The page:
5. The question that arises for consideration before this Court is whether the Learned Trial Court erred in convicting and sentencing the Appellant despite non-compliance of the mandatory provisions of the SADA by the Police. In order to gauge this, it would be essential to briefly walk through the facts of the case.

6. As per the Prosecution, a Complaint, Exhibit 1 was received at the Melli Police Station, South Sikkim, from P.W.1, HC Lakpa Tshering Sherpa, at around 2300 hours on 14-07-2014, informing therein that he was conducting the usual vehicle checking at the Check Post along with P.W.2 and another Police Personnel. At around 2230 hours a Motor Bike driven by the Appellant bearing registration No.WB-20-W 4475 reached the Melli Check Post from West Bengal side. On checking the carry bag of the Appellant, 4 (four) bottles of Nelcof TM Cough Syrup were found therein. On further checking, 10 (ten) bottles of the same Cough Syrup were recovered from under the seat of the Motor Bike without any medical prescription. On the said Complaint, the case was duly registered and taken up for investigation. The investigation having been completed, Charge-Sheet was filed against the Appellant under Sections 9(b) and 14 of the SADA. The Learned Trial Court framed charges against the Appellant under Section 9(d) of the SADA and Rule 17(1) of SADR read with Section 14 of the SADA. The Prosecution evidence commenced on a plea of not guilty by the Appellant. In a bid to prove its case, the Prosecution, examined 7 (seven) witnesses including P.W.5, Santosh Kumar Rai, the Investigating Officer (for short I.O. ) of the case. On consideration of the evidence on record, the Learned Trial Court convicted and sentenced the Appellant, as aforesaid, hence the Appeal.

7. Without further ado, the obvious may be reiterated, i.e., the basic tenet of Criminal Law requires the Prosecution to prove its case beyond a reasonable doubt against the Accused. It is settled Law that if even an iota of doubt arises in the Prosecution case which cannot be dispelled by evidence, the Court is required to lean in favour of the Accused.

8. While broaching the subject of the matter at hand, the first glaring anomaly in the Prosecution case is with regard to the time of seizure of the controlled substances. According to P.W.3, he had seen the Appellant on 14-07-2014 at the Melli Police Station where the Appellant had been detained by the Police along with his Motor Cycle. The witness affirmed that he had affixed his signature on Exhibit 3 (Seizure Memo) at around 7 to 7.30 a.m. P.W.4, who is allegedly another seizure witness, also stated that he had seen the Appellant at the Melli Police Station on the morning of 14-07-2014. From the evidence of P.W.3 and P.W.4, it appears that they were present at the Melli Police Station on the morning of 14-07-2014 and signed on Exhibit 3 then.

9. Per contra, while perusing Exhibit 3, the date of Property Seizure is recorded as 14/7/14 but the time therein is recorded as 2315 hours leaving a huge discrepancy in the time of seizure as described by P.W.3 and P.W.4 and that recorded in Exhibit 3. The evidence of P.W.5, the I.O., does not explain away this discrepancy. His evidence in fact establishes that he was not present at the time when the Motor Cycle and the Appellant were detained and the search and seizure carried out.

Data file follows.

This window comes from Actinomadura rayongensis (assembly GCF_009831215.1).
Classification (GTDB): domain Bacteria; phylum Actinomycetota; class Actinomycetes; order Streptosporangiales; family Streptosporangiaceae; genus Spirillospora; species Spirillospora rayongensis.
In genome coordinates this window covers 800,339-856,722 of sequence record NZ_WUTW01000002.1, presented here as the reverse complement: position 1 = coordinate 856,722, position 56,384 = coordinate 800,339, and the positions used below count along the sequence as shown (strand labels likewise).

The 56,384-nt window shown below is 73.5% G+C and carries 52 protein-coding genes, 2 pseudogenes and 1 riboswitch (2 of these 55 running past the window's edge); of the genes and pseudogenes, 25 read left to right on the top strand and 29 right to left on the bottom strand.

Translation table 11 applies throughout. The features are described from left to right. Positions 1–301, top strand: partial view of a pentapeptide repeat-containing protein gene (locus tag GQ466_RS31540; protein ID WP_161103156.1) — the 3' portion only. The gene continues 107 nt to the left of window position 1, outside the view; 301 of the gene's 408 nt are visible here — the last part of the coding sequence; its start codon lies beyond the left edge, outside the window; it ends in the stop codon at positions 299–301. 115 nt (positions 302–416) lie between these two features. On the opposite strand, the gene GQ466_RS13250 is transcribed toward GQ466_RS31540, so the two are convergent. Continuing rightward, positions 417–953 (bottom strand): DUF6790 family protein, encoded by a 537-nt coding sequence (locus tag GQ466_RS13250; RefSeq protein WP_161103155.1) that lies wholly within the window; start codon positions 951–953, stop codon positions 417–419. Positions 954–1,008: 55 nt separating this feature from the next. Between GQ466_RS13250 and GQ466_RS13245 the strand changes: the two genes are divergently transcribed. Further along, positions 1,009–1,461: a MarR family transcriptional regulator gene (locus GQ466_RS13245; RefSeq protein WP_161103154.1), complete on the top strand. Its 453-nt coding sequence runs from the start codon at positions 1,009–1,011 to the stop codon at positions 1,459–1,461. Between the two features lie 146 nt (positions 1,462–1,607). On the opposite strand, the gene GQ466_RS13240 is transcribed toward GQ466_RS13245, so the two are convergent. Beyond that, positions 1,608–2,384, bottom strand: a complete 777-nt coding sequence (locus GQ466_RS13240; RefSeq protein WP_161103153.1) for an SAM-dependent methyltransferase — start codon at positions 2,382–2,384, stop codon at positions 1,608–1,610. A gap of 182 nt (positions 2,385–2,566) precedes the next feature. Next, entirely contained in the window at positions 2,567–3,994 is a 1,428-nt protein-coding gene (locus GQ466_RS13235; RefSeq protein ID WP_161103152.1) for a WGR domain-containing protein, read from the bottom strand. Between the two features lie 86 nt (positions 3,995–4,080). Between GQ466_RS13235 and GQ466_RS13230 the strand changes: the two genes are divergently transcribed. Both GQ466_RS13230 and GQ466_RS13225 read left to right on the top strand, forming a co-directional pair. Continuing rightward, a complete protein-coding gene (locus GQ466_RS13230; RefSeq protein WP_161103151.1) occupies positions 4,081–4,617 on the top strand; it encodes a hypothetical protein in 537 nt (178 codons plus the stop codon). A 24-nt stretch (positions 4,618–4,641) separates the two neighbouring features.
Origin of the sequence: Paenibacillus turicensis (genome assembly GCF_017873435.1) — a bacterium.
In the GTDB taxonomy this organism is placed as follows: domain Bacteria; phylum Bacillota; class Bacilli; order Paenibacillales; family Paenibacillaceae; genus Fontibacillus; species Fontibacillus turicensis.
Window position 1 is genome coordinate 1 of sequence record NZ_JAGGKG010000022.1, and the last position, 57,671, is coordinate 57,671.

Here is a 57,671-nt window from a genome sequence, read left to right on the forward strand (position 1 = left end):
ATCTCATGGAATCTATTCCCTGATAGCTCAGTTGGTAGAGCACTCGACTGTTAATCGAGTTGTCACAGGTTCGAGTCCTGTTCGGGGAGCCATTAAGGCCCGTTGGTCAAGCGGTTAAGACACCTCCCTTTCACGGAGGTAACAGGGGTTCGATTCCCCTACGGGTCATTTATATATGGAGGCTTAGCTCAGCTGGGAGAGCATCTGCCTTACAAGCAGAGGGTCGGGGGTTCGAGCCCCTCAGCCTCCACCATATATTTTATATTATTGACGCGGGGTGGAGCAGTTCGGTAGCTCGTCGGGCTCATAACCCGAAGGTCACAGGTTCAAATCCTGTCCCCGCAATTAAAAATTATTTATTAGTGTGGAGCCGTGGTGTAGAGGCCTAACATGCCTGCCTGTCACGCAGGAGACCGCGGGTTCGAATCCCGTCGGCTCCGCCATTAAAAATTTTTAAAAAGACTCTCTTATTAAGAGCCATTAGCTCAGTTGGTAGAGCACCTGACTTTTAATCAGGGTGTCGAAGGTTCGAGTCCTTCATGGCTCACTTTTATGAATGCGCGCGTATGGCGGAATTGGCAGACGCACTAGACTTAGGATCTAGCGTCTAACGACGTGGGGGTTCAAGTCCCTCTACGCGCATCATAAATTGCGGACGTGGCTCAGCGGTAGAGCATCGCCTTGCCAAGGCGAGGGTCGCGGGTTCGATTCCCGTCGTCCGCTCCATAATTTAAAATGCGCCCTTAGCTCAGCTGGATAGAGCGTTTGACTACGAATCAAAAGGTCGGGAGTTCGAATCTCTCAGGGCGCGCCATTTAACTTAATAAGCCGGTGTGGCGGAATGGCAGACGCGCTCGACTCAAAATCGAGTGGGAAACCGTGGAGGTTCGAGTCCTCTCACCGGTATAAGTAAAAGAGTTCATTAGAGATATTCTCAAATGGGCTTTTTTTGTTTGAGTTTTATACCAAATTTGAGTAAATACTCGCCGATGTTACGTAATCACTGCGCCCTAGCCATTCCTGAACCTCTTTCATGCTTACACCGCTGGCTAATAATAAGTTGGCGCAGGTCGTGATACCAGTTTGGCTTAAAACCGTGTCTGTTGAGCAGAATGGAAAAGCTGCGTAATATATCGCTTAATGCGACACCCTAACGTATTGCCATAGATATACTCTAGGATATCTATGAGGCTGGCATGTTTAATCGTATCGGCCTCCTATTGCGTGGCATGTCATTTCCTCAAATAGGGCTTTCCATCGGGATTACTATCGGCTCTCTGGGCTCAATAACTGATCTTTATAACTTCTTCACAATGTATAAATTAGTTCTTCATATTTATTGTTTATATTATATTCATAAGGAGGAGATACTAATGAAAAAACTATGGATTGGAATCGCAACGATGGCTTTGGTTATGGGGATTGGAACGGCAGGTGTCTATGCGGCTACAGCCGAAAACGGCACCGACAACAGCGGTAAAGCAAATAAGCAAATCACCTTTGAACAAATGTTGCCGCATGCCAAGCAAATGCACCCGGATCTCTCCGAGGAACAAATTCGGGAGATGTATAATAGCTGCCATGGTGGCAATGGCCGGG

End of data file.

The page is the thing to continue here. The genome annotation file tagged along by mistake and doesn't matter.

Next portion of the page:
10. In view of the above anomalies, it is clear that the Prosecution has not been able to establish the correct time of seizure of the controlled substances.

11. The next leg of the vehement argument of the Learned Legal Aid Counsel for the Appellant, was that the Appellant was not extended the option of being searched either before a Gazetted Officer or a Magistrate as provided under Section 24 of the SADA, although P.W.6, a Police Inspector and, therefore, a Gazetted Officer, was present at the Police Station. The evidence of P.Ws 1, 2, 5 and 6 would go to show that no such option as mandated by Section 24 of the SADA was extended to the Appellant.

12. Section 24 of the SADA deals with conditions under which search of persons are to be conducted and is similar to Section 50 of the Narcotic Drugs and Psychotropic Substances Act, 1985 (for short NDPS Act ).

13. The importance of the application of Section 50 of the NDPS Act while carrying out search of a person, suspected to be in possession of narcotic or psychotropic substances has been settled in a plethora of decisions of the Hon ble Apex Court. It is also settled law that where there is a chance recovery of such substances, the provisions of Section 50 of the NDPS Act would not apply. It is further settled law that Section 50 of the NDPS Act applies in cases of personal search of a person and does not extend to search of a vehicle or a container or a bag or for that matter premises.

14. In the said context, it would be beneficial to refer to the decisions in State of Punjab vs. Baldev Singh : AIR 1999 SC 2378 and Megh Singh (supra), where it is settled that the application of Section 50 of the NDPS Act is only in cases of search of a person as contrasted to search of premises, vehicles or articles.

15. However, in Yasihey Yobin and Another vs. The Department of Customs, Shillong : 2014 (1) Scale 39, it was held that where the line of separation is thin and fine between search of a person and an artificial object, the test of inextricable connection is to be applied and then conclusion is to be reached as to whether the search was that of a person or not.

16. The test of inextricable connection was noticed earlier in the case of Namdi Francis Nwazor vs. Union of India and Another : (1998) 8 SCC 534 wherein it was held that if the search is of a bag which is inextricably connected with the person, Section 50 of the NDPS Act will apply.